Leaders must be both plumbers and poets: Harvard Prof Ranjay Gulati
Ranjay Gulati is a professor at Harvard Business School and an expert on leadership, strategy and organisational growth. Until recently, he chaired the Advanced Management Program, the school’s flagship senior leader executive program. He has authored seven books, including “Deep Purpose: The Heart and Soul of High-Performance Companies”. In an exclusive interview with People Matters, Gulati said that practising deep purpose improves financial performance, besides resulting in societal good. He observed that companies are guilty of “purpose-as-disguise” when they use a noble-sounding purpose to cover up immoral or even criminal activity. Edited excerpts:
How is purpose different from the so-called “mission”, “vision,” and “values”? Has not "purpose" been the driving force for businesses, traditionally?
Purpose and mission are essentially the same thing. But the word “mission” has become watered down because of mission statements, which for the most part have devolved into meaningless PR exercises that add little real value. Today, the word purpose conveys greater moral heft.
Most businesses have not traditionally used the idea of purpose in the way that I am advocating – as a prism through which to view both long-term strategy and day-to-day operations.
Purpose is distinct from vision, which sets out goals and a measurable set of targets that an organisation seeks to accomplish. And it is not the same as values, which are unchanging principles of behaviour, such as “we will do no harm” and “we will nurture creativity.” Purpose, operating in tandem with values and vision, defines the very reason that an organisation exists.
Why is it time to go deep on purpose when some of the most successful companies are openly embracing “purpose-as-disguise” model?
Companies are guilty of “purpose-as-disguise” when they use a noble-sounding purpose to cover up immoral or even criminal activity. This is a dying model, and it is no longer tenable in today’s world. If customers aren’t at first aware of purpose-in-disguise, employees will blow the whistle on it, and a company will suffer reputational, financial and/or legal consequences. Just look at Theranos.
Leaders who believe in purpose in disguise have a cynical view of business that ultimately backfires. I have found that practising deep purpose actually improves financial performance, in addition to resulting in societal good. It is a generative force on many levels.
Are you suggesting there’s a need to have scrutiny on the purpose quotient of companies?
Absolutely, and it’s already happening. Investors and customers are demanding that companies commit to such environmental goals as achieving net-zero emissions by 2050. And the scrutiny is going beyond the environment and sustainability to include social issues. More companies are being required to take a stand on social and political developments. The war in Ukraine is the most recent example. Without a well-formed purpose, a company could find itself floundering in response to outside social and political pressures.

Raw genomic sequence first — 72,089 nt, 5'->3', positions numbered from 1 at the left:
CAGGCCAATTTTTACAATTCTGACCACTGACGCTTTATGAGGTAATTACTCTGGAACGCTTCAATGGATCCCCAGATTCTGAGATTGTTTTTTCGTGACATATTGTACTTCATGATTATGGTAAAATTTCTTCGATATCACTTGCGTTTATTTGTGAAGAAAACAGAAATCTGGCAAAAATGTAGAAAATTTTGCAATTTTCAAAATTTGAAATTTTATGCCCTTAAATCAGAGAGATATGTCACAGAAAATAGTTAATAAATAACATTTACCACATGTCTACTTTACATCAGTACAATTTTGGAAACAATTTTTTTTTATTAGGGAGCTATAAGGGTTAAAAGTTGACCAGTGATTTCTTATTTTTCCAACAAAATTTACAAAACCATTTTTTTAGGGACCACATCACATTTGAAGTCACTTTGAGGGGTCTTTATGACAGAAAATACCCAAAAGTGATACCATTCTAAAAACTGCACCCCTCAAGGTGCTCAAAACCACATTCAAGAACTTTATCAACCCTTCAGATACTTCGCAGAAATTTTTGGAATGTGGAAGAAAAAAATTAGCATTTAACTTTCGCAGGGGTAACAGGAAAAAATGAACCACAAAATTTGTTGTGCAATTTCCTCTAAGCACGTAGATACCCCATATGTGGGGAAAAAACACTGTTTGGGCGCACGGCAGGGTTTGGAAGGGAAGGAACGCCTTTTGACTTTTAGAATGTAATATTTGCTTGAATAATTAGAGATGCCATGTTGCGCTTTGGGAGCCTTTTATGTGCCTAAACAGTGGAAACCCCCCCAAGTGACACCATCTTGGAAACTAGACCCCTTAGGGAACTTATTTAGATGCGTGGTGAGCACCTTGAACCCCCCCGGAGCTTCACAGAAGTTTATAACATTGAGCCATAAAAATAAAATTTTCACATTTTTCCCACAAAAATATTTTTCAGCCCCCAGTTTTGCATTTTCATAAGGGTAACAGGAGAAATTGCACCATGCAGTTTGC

But, there is no ‘how-to’ playbook for a large number of companies that want to double down on their purpose?
Leaders need to start by detecting or discovering their purpose, and then crafting a purpose statement. But that’s just the beginning. From there they must look at every aspect of their organisation through the lens of purpose and make changes that balance the needs of multiple stakeholders, including customers, employers, suppliers, investors and society at large.
What should the archetype of a new ‘leadership’ look like in the post-pandemic world where workers and employers are looking for meaning, purpose, and resilience?
As I point out in my book, leaders must be both plumbers and poets. Of course, they need to make sure their organisation is operationally and financially sound. That’s the plumbing part. But beyond that, they must communicate a compelling narrative around the purpose of their company – one that inspires employees to perform above and beyond their job descriptions, and instils loyalty and commitment among multiple stakeholders.
How do you see the new world of work where hybrid work, the Great Attrition remain top of mind for leaders?
The pandemic led to deep introspection and a loss of connection for many workers. People started to quit when they realised that they needed more out of their work. Many companies have responded by paying people more, but that’s not enough. They also need to actively align their overarching purpose with the personal purpose of their employees. For many people, a job needs to be more than just a contract; it also needs to provide meaning in their lives.
What’s your advice to companies that use purpose as a lever to hide their wicked intentions?
Beware, your time is running out!
Leaders must ask themselves –‘Am I growing?’: Whitney Johnson